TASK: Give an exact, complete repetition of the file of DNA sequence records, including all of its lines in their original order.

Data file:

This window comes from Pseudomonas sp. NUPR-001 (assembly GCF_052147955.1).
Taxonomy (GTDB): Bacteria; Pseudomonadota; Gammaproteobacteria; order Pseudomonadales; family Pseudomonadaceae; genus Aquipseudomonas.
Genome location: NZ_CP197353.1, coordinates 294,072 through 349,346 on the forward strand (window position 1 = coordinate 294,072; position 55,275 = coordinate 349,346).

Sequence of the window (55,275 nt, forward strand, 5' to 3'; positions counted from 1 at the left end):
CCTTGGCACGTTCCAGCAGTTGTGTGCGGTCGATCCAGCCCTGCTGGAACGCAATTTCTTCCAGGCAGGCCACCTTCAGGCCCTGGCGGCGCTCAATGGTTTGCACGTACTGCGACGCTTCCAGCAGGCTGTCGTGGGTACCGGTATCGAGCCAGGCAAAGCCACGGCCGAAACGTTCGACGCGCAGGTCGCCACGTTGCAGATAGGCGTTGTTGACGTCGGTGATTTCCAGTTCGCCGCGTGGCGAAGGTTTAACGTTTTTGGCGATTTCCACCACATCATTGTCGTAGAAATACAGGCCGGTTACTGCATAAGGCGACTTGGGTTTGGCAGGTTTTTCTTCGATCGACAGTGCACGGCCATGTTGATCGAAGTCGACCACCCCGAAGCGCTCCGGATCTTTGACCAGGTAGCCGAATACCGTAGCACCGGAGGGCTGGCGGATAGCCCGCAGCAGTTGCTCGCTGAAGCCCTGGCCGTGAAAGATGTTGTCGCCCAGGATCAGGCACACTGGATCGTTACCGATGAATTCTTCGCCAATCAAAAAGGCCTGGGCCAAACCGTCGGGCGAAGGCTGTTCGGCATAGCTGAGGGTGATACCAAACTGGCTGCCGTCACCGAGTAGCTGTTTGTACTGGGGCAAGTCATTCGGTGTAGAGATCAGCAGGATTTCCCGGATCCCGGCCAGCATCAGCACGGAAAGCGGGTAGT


This window comes from Pseudomonas sp. NUPR-001 (assembly GCF_052147955.1).
Taxonomy (GTDB): Bacteria; Pseudomonadota; Gammaproteobacteria; order Pseudomonadales; family Pseudomonadaceae; genus Aquipseudomonas.
Genome location: NZ_CP197353.1, coordinates 294,072 through 349,346 on the forward strand (window position 1 = coordinate 294,072; position 55,275 = coordinate 349,346).

Sequence of the window (55,275 nt, forward strand, 5' to 3'; positions counted from 1 at the left end):
CCTTGGCACGTTCCAGCAGTTGTGTGCGGTCGATCCAGCCCTGCTGGAACGCAATTTCTTCCAGGCAGGCCACCTTCAGGCCCTGGCGGCGCTCAATGGTTTGCACGTACTGCGACGCTTCCAGCAGGCTGTCGTGGGTACCGGTATCGAGCCAGGCAAAGCCACGGCCGAAACGTTCGACGCGCAGGTCGCCACGTTGCAGATAGGCGTTGTTGACGTCGGTGATTTCCAGTTCGCCGCGTGGCGAAGGTTTAACGTTTTTGGCGATTTCCACCACATCATTGTCGTAGAAATACAGGCCGGTTACTGCATAAGGCGACTTGGGTTTGGCAGGTTTTTCTTCGATCGACAGTGCACGGCCATGTTGATCGAAGTCGACCACCCCGAAGCGCTCCGGATCTTTGACCAGGTAGCCGAATACCGTAGCACCGGAGGGCTGGCGGATAGCCCGCAGCAGTTGCTCGCTGAAGCCCTGGCCGTGAAAGATGTTGTCGCCCAGGATCAGGCACACTGGATCGTTACCGATGAATTCTTCGCCAATCAAAAAGGCCTGGGCCAAACCGTCGGGCGAAGGCTGTTCGGCATAGCTGAGGGTGATACCAAACTGGCTGCCGTCACCGAGTAGCTGTTTGTACTGGGGCAAGTCATTCGGTGTAGAGATCAGCAGGATTTCCCGGATCCCGGCCAGCATCAGCACGGAAAGCGGGTAGT